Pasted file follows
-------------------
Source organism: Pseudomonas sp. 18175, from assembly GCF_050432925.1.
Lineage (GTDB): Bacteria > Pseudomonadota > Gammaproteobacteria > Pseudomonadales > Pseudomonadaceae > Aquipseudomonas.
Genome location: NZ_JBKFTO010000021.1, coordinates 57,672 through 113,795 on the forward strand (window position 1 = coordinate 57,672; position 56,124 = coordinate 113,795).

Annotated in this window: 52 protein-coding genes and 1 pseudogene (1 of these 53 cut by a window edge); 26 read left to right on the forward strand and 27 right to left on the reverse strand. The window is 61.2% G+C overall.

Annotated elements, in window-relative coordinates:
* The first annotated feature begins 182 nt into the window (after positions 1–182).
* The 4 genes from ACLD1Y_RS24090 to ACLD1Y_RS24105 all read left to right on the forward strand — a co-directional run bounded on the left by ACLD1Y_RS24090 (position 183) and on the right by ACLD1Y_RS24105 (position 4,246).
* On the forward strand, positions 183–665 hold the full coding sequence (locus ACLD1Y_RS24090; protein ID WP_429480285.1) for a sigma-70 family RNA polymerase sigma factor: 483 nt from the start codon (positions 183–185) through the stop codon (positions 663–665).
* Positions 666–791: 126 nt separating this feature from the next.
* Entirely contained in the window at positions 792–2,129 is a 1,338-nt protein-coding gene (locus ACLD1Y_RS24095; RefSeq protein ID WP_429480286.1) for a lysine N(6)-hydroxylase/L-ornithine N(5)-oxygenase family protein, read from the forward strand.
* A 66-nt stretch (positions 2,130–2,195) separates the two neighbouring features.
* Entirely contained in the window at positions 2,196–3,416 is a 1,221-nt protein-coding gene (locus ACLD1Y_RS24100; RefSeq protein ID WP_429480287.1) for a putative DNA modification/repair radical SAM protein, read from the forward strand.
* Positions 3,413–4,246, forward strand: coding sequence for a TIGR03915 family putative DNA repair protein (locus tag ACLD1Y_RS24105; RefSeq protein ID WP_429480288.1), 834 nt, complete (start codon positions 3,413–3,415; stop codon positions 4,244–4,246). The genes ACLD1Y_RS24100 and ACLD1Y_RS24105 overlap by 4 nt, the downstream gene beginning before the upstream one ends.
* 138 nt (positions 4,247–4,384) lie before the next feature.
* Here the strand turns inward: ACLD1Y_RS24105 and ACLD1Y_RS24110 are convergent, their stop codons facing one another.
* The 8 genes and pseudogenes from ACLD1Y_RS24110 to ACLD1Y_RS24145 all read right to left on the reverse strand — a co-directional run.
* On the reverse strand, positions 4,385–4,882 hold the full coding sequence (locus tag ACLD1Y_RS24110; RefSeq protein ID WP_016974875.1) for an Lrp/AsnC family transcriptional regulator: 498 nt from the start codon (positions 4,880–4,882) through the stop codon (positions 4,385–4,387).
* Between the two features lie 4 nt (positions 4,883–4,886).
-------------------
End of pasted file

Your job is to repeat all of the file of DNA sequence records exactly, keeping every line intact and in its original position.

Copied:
Source organism: Pseudomonas sp. 18175, from assembly GCF_050432925.1.
Lineage (GTDB): Bacteria > Pseudomonadota > Gammaproteobacteria > Pseudomonadales > Pseudomonadaceae > Aquipseudomonas.
Genome location: NZ_JBKFTO010000021.1, coordinates 57,672 through 113,795 on the forward strand (window position 1 = coordinate 57,672; position 56,124 = coordinate 113,795).

Annotated in this window: 52 protein-coding genes and 1 pseudogene (1 of these 53 cut by a window edge); 26 read left to right on the forward strand and 27 right to left on the reverse strand. The window is 61.2% G+C overall.

Annotated elements, in window-relative coordinates:
* The first annotated feature begins 182 nt into the window (after positions 1–182).
* The 4 genes from ACLD1Y_RS24090 to ACLD1Y_RS24105 all read left to right on the forward strand — a co-directional run bounded on the left by ACLD1Y_RS24090 (position 183) and on the right by ACLD1Y_RS24105 (position 4,246).
* On the forward strand, positions 183–665 hold the full coding sequence (locus ACLD1Y_RS24090; protein ID WP_429480285.1) for a sigma-70 family RNA polymerase sigma factor: 483 nt from the start codon (positions 183–185) through the stop codon (positions 663–665).
* Positions 666–791: 126 nt separating this feature from the next.
* Entirely contained in the window at positions 792–2,129 is a 1,338-nt protein-coding gene (locus ACLD1Y_RS24095; RefSeq protein ID WP_429480286.1) for a lysine N(6)-hydroxylase/L-ornithine N(5)-oxygenase family protein, read from the forward strand.
* A 66-nt stretch (positions 2,130–2,195) separates the two neighbouring features.
* Entirely contained in the window at positions 2,196–3,416 is a 1,221-nt protein-coding gene (locus ACLD1Y_RS24100; RefSeq protein ID WP_429480287.1) for a putative DNA modification/repair radical SAM protein, read from the forward strand.
* Positions 3,413–4,246, forward strand: coding sequence for a TIGR03915 family putative DNA repair protein (locus tag ACLD1Y_RS24105; RefSeq protein ID WP_429480288.1), 834 nt, complete (start codon positions 3,413–3,415; stop codon positions 4,244–4,246). The genes ACLD1Y_RS24100 and ACLD1Y_RS24105 overlap by 4 nt, the downstream gene beginning before the upstream one ends.
* 138 nt (positions 4,247–4,384) lie before the next feature.
* Here the strand turns inward: ACLD1Y_RS24105 and ACLD1Y_RS24110 are convergent, their stop codons facing one another.
* The 8 genes and pseudogenes from ACLD1Y_RS24110 to ACLD1Y_RS24145 all read right to left on the reverse strand — a co-directional run.
* On the reverse strand, positions 4,385–4,882 hold the full coding sequence (locus tag ACLD1Y_RS24110; RefSeq protein ID WP_016974875.1) for an Lrp/AsnC family transcriptional regulator: 498 nt from the start codon (positions 4,880–4,882) through the stop codon (positions 4,385–4,387).
* Between the two features lie 4 nt (positions 4,883–4,886).